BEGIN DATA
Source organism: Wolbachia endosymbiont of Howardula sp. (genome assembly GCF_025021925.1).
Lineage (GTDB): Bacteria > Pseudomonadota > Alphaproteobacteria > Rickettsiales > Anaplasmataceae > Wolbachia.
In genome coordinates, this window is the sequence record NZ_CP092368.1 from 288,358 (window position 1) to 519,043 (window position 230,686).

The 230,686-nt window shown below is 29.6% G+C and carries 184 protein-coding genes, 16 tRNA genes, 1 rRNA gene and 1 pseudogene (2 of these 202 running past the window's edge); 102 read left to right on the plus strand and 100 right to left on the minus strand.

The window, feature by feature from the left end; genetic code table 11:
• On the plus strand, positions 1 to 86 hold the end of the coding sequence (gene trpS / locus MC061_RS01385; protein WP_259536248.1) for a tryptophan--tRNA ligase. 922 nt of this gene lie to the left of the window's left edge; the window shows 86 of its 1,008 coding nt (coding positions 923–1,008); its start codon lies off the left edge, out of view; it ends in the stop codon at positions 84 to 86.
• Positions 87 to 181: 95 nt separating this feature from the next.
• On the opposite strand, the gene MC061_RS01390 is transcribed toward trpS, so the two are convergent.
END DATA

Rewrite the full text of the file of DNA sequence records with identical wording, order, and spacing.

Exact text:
Source organism: Wolbachia endosymbiont of Howardula sp. (genome assembly GCF_025021925.1).
Lineage (GTDB): Bacteria > Pseudomonadota > Alphaproteobacteria > Rickettsiales > Anaplasmataceae > Wolbachia.
In genome coordinates, this window is the sequence record NZ_CP092368.1 from 288,358 (window position 1) to 519,043 (window position 230,686).

The 230,686-nt window shown below is 29.6% G+C and carries 184 protein-coding genes, 16 tRNA genes, 1 rRNA gene and 1 pseudogene (2 of these 202 running past the window's edge); 102 read left to right on the plus strand and 100 right to left on the minus strand.

The window, feature by feature from the left end; genetic code table 11:
• On the plus strand, positions 1 to 86 hold the end of the coding sequence (gene trpS / locus MC061_RS01385; protein WP_259536248.1) for a tryptophan--tRNA ligase. 922 nt of this gene lie to the left of the window's left edge; the window shows 86 of its 1,008 coding nt (coding positions 923–1,008); its start codon lies off the left edge, out of view; it ends in the stop codon at positions 84 to 86.
• Positions 87 to 181: 95 nt separating this feature from the next.
• On the opposite strand, the gene MC061_RS01390 is transcribed toward trpS, so the two are convergent.